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Determining an Employee’s Start Date

by Selina Pellerin and Constance Robinson

When it comes to the start of an employment relationship, it sometimes can be a bit confusing, and yet the answer to this question can have a significant impact on the employer’s obligations to an individual.  As is often the case when the answer turns on an interpretation of the law, the response is, “it depends”.   It depends upon the facts of the case, the words and representations made between the parties, and what statute or regulation is being used to interpret the status of the individual.  In Schwartz v. Canada[1996] S.C.J. No. 15, the Supreme Court of Canada ruled that under the Income Tax Act, the definition of employment made a distinction between the start of the contractual relationship agreed upon by the employer and the employee and the moment, according to the terms of the contract, at which the employee is bound to start providing services to the employer. In that case, the Court ruled that the statutory requirement that one must be “in the service” which is triggered only when the individual is obligated to provide services under the terms of the contract. It follows that “loss of employment” cannot occur before an employee becomes under obligation to provide services to his future employer because he cannot, before that moment, be “in the service” of that employer.

While some may take this decision to mean that an employment relationship doesn’t exist unless actual work has started.  However, because the Schwartz decision turned on the specific language of the Income Tax Act, it would be unwise for employers to assume that they do not owe an employment candidate any obligation before their start work date. In the employment sphere, there are many cases where the courts have recognized that an As noted by England in Halsbury’s Law, there are several decisions where courts have held that an employment contract can come into force before work actually begins.  This can have an impact not only on reasonable notice claims, but also on determining when probationary periods are completed. This was recently an issue where an offer of employment was affected by foreign worker permit issues.

In Essar Steel Algoma Inc. v. United Steelworkers of America, Local 2251, 2012 CanLII 444421 (ON LA) (Smetek Grievance) the grievor received a job offer on May 18 from the Employer and was scheduled to commence work May 31.  However, afterthe offer was signed, the Employer realized that the grievor was a foreign national and proceeded to apply for the required documents with Service Canada in order to procure a work permit.  On June 4, the required documents were denied.  The Employer applied for the required documents again and was successful; the documents were issued on June 29.  Subsequently, the grievor obtained a work permit on August 4 and started work August 7.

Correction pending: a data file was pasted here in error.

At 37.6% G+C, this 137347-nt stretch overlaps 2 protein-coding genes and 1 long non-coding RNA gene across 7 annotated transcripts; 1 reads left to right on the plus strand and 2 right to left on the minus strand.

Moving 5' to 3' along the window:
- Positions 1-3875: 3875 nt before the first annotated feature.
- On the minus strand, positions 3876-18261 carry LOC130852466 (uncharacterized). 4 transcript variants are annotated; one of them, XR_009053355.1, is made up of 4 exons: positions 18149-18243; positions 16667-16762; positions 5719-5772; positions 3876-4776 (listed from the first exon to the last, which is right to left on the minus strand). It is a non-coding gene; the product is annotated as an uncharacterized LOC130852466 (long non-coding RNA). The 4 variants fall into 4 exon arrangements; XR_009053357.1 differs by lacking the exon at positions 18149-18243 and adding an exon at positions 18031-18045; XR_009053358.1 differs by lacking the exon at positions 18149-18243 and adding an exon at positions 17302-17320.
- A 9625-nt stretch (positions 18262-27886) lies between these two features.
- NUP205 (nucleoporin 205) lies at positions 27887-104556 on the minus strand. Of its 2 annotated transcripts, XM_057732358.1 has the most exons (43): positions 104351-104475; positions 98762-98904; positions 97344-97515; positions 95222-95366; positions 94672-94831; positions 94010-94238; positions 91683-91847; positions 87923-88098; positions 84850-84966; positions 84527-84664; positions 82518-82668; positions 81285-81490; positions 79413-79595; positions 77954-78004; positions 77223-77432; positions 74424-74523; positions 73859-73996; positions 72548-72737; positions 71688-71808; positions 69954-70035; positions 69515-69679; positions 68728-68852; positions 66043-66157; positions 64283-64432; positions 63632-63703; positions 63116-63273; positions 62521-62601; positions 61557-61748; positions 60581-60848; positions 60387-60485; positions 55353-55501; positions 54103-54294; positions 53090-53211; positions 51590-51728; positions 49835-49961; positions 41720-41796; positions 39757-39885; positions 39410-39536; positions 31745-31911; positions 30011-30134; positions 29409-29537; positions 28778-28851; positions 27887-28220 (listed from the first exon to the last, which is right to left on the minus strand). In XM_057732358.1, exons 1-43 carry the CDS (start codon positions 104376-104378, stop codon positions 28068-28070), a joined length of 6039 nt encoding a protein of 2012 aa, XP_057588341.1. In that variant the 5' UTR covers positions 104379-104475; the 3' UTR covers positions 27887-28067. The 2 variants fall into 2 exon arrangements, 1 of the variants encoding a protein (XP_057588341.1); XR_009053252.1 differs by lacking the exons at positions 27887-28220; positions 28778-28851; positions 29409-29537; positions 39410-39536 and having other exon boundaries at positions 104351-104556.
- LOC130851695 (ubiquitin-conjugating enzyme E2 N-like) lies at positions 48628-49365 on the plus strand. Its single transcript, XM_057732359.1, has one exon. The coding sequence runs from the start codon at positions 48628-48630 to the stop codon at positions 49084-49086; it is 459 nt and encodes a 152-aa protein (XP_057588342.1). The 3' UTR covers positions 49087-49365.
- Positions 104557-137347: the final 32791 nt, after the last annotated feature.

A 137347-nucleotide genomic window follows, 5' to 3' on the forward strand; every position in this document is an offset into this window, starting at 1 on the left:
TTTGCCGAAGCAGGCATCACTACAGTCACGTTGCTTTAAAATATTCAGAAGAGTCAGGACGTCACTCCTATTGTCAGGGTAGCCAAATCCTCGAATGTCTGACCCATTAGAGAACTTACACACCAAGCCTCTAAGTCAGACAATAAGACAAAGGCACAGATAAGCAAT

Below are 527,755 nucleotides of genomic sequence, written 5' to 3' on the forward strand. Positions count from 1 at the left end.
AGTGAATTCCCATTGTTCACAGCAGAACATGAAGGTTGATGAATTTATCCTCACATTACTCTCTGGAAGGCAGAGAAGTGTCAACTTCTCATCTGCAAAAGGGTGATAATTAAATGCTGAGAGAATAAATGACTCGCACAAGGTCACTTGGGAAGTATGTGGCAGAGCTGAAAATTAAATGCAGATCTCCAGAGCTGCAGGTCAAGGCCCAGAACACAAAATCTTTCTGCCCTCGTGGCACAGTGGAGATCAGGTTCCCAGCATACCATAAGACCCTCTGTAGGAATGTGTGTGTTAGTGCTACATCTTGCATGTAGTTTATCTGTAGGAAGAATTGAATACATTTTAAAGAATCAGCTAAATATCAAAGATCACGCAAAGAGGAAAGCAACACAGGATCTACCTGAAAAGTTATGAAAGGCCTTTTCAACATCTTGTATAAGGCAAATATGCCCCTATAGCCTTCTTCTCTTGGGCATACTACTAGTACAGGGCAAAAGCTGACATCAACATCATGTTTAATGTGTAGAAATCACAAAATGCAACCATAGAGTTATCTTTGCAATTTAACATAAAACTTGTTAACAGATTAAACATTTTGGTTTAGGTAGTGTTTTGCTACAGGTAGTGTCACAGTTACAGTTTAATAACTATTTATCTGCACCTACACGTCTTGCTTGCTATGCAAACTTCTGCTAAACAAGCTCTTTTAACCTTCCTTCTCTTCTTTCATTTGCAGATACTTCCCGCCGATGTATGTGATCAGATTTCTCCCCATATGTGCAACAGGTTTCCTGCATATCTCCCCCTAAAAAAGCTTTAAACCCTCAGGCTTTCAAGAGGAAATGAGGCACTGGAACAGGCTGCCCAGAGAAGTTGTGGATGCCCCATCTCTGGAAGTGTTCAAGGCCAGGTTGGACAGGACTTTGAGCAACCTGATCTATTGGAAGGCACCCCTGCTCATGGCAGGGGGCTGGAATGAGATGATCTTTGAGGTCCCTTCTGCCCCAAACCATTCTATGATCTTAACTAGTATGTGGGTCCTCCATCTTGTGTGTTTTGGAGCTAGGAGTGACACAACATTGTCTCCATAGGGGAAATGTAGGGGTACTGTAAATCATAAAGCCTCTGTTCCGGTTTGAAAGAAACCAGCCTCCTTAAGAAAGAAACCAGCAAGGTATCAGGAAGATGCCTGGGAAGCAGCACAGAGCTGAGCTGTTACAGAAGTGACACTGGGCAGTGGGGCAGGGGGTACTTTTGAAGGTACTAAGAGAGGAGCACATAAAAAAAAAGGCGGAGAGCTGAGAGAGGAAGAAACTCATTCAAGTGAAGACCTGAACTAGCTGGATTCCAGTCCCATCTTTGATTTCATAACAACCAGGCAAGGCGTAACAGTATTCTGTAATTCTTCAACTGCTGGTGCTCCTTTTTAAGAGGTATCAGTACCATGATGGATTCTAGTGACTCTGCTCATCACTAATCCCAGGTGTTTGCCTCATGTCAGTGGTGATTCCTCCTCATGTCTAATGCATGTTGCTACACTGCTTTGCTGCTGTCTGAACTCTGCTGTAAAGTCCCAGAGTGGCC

It turned out that the grievor was not suitable for the position for which he was hired and his employment was terminated in January 2011.  The employer believed that the employee was still probationary, whereas, the employee grieved, claiming he was a permanent employee.  The collective agreement established that the probationary period was 520 hours worked.  However, a new agreement came into force August 1, 2010 holding that the probationary period for new employees was 1040.  At the time of termination the grievor had worked more than 520 hours but less than 1040 hours.  To determine whether the grievor was a probationary employee or had permanent status, the arbitrator had to answer the question: when did the grievor’s employment begin?

The arbitrator concluded that, in the circumstances, the grievor began work afterAugust 1, 2010 and that he was thus subject to the 1040-hour probation period, and therefore was still a probationary employee in January at the time of his termination. The arbitrator based his conclusion on the following considerations:

1)     The initial employment offer was rescinded when the employer was unable to obtain the initial work permit.
2)     Without a work permit, the grievor could not legally accept the Employer’s offer.
3)     Common mistake:  The initial offer of employment was based on a mistaken expectation that the grievor would be able to commence work within a reasonable time.


The decision upholds the principle that an employment contract is formed at the time that an unconditional offer of employment is accepted (subject to the terms of the agreement).  It suggests that there is an inferred condition of being legally available to commence work before the contract takes effect.

Caveat: The decision was limited to the facts of the case.  Employers that are concerned that there may be a disagreement as to when the employment relationship began should seek legal advice.

Warning: This information is not intended to constitute legal advice and should not be

relied upon in lieu of consultation with appropriate legal advisors in your own jurisdiction.

Link to the Decision